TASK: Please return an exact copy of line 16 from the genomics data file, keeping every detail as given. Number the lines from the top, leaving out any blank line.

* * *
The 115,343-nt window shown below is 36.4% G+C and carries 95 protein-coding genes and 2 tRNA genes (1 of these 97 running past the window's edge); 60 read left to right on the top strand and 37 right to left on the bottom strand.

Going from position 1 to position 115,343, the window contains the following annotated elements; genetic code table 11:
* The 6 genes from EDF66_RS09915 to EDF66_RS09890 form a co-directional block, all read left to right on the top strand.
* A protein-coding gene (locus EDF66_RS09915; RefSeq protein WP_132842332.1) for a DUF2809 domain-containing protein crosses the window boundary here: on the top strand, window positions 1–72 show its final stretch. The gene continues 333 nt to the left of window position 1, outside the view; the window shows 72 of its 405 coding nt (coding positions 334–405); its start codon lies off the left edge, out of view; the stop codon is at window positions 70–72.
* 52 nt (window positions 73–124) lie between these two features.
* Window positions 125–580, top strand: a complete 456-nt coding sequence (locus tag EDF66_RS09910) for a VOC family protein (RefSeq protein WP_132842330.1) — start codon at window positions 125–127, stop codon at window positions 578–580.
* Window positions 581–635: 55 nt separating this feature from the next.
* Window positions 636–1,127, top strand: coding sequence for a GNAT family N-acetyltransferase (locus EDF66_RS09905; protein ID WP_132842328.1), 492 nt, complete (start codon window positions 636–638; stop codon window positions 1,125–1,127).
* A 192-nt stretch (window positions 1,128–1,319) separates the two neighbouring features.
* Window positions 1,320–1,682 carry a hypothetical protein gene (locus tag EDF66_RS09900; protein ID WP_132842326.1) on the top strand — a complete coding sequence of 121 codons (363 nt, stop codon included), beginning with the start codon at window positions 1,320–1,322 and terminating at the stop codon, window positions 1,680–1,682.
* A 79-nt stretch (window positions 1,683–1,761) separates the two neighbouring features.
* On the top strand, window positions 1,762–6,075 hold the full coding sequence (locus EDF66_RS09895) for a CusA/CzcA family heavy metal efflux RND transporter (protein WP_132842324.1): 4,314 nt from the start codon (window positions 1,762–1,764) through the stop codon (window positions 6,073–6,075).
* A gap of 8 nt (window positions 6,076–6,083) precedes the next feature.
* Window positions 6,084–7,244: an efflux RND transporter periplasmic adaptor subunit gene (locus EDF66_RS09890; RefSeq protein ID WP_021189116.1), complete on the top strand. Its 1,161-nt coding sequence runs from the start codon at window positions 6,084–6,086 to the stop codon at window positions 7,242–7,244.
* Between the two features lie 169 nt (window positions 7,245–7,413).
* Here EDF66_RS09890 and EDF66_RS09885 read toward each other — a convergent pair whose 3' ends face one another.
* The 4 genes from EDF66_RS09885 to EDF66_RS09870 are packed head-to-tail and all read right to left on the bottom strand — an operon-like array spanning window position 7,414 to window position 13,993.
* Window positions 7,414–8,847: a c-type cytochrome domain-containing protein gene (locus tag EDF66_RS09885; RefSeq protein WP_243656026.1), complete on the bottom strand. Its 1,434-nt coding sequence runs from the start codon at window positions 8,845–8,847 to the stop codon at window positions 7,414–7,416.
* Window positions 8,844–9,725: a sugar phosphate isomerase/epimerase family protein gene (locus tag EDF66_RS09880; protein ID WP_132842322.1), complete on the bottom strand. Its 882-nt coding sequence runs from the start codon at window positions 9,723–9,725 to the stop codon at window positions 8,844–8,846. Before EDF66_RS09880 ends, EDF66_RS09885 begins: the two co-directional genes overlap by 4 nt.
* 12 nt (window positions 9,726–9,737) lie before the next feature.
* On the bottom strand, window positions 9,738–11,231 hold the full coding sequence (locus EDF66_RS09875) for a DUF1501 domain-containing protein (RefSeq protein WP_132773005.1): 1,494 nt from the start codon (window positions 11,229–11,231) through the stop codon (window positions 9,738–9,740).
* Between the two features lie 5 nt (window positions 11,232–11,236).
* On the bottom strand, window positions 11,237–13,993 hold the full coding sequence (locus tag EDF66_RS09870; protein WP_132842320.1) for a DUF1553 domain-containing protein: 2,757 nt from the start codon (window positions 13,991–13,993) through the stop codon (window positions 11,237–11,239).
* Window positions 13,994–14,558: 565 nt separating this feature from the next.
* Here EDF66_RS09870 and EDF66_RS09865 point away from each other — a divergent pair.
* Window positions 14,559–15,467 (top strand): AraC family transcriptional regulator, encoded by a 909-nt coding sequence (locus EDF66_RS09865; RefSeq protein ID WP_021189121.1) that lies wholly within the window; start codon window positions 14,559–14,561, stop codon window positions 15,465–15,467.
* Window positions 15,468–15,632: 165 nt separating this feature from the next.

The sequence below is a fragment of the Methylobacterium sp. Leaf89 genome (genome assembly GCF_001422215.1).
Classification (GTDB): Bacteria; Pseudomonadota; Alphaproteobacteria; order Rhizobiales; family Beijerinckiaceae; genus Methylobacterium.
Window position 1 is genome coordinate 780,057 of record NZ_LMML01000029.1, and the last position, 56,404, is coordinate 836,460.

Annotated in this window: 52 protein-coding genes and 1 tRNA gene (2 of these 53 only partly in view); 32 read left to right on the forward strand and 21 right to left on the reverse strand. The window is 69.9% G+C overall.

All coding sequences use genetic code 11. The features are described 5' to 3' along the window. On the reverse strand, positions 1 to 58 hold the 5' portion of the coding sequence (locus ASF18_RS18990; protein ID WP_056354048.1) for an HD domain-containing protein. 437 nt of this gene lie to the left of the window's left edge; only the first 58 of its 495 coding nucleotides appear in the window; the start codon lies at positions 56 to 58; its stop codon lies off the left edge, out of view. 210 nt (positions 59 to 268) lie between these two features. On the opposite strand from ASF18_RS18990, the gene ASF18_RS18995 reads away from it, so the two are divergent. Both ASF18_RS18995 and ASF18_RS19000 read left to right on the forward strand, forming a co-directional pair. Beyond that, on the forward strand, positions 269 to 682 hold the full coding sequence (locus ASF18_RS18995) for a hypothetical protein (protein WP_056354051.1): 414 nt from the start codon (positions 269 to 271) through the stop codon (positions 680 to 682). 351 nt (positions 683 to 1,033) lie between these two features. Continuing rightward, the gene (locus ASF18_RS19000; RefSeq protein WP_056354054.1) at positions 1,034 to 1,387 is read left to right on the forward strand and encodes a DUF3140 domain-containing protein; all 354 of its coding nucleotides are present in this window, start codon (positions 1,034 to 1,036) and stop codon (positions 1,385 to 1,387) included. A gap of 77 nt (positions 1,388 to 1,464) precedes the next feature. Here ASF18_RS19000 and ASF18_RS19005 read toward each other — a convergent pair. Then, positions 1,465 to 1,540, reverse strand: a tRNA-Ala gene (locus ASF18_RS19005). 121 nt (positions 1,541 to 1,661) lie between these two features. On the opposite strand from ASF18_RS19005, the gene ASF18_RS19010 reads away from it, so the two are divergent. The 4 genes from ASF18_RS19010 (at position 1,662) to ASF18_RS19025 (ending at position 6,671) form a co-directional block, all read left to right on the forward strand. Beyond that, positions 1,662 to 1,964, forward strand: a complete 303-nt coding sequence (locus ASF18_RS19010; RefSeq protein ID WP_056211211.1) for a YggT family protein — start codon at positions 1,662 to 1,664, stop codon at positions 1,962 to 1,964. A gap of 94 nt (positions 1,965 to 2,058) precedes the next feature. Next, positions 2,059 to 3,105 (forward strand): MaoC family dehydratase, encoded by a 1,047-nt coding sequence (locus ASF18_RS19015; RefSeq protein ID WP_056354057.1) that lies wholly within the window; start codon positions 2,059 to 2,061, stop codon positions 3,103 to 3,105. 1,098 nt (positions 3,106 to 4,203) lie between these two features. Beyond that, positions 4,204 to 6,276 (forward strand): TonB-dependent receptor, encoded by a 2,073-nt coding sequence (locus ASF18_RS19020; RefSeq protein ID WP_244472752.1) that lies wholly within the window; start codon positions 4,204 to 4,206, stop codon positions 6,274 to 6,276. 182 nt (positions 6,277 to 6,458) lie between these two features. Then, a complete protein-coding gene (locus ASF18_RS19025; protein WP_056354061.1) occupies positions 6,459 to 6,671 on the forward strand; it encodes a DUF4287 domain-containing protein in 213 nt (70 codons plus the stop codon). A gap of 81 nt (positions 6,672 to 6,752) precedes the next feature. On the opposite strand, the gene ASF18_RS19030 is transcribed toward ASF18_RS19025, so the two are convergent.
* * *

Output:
* Here EDF66_RS09890 and EDF66_RS09885 read toward each other — a convergent pair whose 3' ends face one another.